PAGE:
- The Washington Times - Monday, June 4, 2012

A penny saved might be a penny earned. But as a professional golfer, especially one struggling to make a living, it’s about earning every single penny.

That’s what Michael Tobiason Jr., a 28-year-old teaching professional from Delaware, is going through. A year after qualifying for and playing in the U.S. Open at Congressional, Tobiason’s life is “back to reality” in the words of his mother, Joan.

Michael is just a real grounded person, and he just takes it for what it is because that was a phenomenal experience,” Joan Tobiason said. “[But he thought], ‘I didn’t win any money, so now I’ve got to go out and make some money.’ And now he’s right back to where he started before that. He’s just going to keep chipping away. His goal has never wavered.”

The goal is to make the PGA Tour, a dream fostered at the age of 7 under the tutelage of the man he still considers his favorite golfer, his father. Michael Tobiason Sr. died of bile duct cancer in July 2010, but Joan still calls him her son’s biggest fan.

One of the biggest lessons Michael Tobiason Jr. learned from his father was to always have fun playing.

“He said that he had fun no matter what on the course,” said Tobiason’s best friend and business manager, Kyle McMahon. “No matter how it went; if you had a horrible round, you still had fun because you were doing what you loved.”

Tobiason shot 3-over-par 147 at U.S. Open sectional qualifying Monday at Woodmont Country Club in Rockville, not the kind of round that was good enough to get him back on that major stage. Still, he was all smiles just reflecting on the attention he got last year with the press, a Golf Channel documentary and the opportunity to play in the Open.

“It’s kind of mind-boggling how much attention I did get,” he said. “It was kind of a good taste, though. A good taste of what it’s like to be out there with the big boys and the kind of distractions you have to deal with.”

The attention subsided, and Tobiason went back to giving lessons at Applecross Country Club at Rock Manor in Wilmington while also playing as many small tour events as possible. He picked up six victories and 12 top-five finishes, “a good year,” Tobiason said, but not enough to play full time without the teaching.

Every penny counts because Tobiason isn’t just chasing a dream. He has a 6-year-old son, Aden, and knows that even though it’s mostly fun, playing golf is a means to more than just that end.

“Ninety percent of the time, yes. There’s always that 10 percent you feel like, ‘Damn,’ especially when you got a little guy at home because you’re not just supporting you, you’re supporting him,” Tobiason said. “Is it a job? Yeah, it’s a job. It’s a job that I love.”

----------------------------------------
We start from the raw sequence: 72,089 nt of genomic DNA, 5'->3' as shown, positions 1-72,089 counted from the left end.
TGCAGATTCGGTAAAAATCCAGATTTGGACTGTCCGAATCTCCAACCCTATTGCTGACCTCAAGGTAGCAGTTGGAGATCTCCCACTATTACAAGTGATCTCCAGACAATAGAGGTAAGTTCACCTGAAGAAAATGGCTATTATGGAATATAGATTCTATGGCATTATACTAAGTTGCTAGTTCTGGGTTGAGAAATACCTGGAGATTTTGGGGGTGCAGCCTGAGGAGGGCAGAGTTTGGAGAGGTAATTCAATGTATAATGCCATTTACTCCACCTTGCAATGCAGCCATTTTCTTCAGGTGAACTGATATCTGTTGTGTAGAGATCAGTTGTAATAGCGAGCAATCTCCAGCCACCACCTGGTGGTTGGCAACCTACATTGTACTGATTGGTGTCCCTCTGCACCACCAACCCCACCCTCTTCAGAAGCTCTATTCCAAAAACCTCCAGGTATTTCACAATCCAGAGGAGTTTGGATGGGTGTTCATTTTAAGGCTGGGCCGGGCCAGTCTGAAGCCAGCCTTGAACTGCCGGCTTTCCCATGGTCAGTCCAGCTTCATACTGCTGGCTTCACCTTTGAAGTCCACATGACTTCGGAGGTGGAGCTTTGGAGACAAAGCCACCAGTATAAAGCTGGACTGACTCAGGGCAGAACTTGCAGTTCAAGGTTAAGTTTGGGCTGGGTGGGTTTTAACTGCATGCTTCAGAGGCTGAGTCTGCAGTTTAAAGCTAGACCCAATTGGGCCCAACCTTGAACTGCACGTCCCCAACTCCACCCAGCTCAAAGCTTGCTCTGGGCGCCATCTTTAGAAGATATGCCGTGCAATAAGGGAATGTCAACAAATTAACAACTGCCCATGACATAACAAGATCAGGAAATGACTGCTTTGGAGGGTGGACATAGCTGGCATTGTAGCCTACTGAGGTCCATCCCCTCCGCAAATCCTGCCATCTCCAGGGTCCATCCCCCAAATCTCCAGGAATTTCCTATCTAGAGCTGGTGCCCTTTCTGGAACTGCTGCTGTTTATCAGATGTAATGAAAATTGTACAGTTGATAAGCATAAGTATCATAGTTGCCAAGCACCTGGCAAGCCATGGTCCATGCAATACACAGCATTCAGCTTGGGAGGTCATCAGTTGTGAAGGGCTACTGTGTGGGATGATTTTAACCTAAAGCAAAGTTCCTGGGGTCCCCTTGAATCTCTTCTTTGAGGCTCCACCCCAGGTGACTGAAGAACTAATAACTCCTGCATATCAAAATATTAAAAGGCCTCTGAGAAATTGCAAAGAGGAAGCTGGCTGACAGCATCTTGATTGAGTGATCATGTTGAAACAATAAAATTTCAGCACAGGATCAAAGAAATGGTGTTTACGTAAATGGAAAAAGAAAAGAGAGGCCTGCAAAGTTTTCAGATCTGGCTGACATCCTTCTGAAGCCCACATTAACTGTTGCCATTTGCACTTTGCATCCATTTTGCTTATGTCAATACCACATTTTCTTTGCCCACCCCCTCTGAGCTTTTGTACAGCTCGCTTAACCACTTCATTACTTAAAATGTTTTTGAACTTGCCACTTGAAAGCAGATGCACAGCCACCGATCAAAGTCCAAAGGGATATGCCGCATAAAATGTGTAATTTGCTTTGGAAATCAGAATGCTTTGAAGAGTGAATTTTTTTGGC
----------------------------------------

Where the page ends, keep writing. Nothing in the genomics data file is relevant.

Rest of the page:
That love came from his father, and Joan Tobiason said the emotions of his death were still raw a year ago when he stepped onto the course at Woodmont and qualified for the U.S. Open. Playing in that tournament was a tribute to his father, but now it’s about more than just hoping.

“It’s never easy. I’m doing it more for me now. This is my dream,” Tobiason said. “It’s something that I want and something that I feel I’m succeeding in.”

Tobiason concedes that it’s hard when the money creeps into the thought process. He wants to give himself every opportunity to make the Nationwide Tour, and eventually the PGA Tour, but he can only play in as many tournaments as his finances allow.

But at a very basic level, Tobiason is making ends meet and playing golf for a living.

“Somebody once said, you do what you love and the money follows. And it’s actually to that point now where the money’s following. I’m really starting to play really good golf, and the money’s really starting to come around a little bit,” he said. “Hopefully, in the near future, I can spend all my time playing and just a little time teaching. It’s tough to find that happy balance.”

That happy balance can come with continued improvement and an eye on the past and his father, an influence to this day. The passage of time hasn’t cured the pain of Michael Tobiason Sr.’s death, but Joan Tobiason said more laughing and storytelling is going on.

“Since Mike passed away, whenever somebody would find a penny I would say to my grandson, Michael’s son, ‘Pennies from heaven. Pennies from heaven,’ ” she said. “We went away and there sitting on his grandfather’s chair was a penny. … It’s big news now every time somebody finds a penny when they’re out somewhere. He was walking with us. You just kind of keep him there with you all the time.”

When Tobiason traded in his father’s Chevrolet Malibu for an Impala this past winter, there was a penny sitting on the ground near the new car. Qualifying at Woodmont again Monday, he ruffled through change in his pocket and held out the one with the most value to him.

“Penny in hand, man,” he said. “Just one.”

Just one of many, hard-earned, for Tobiason.



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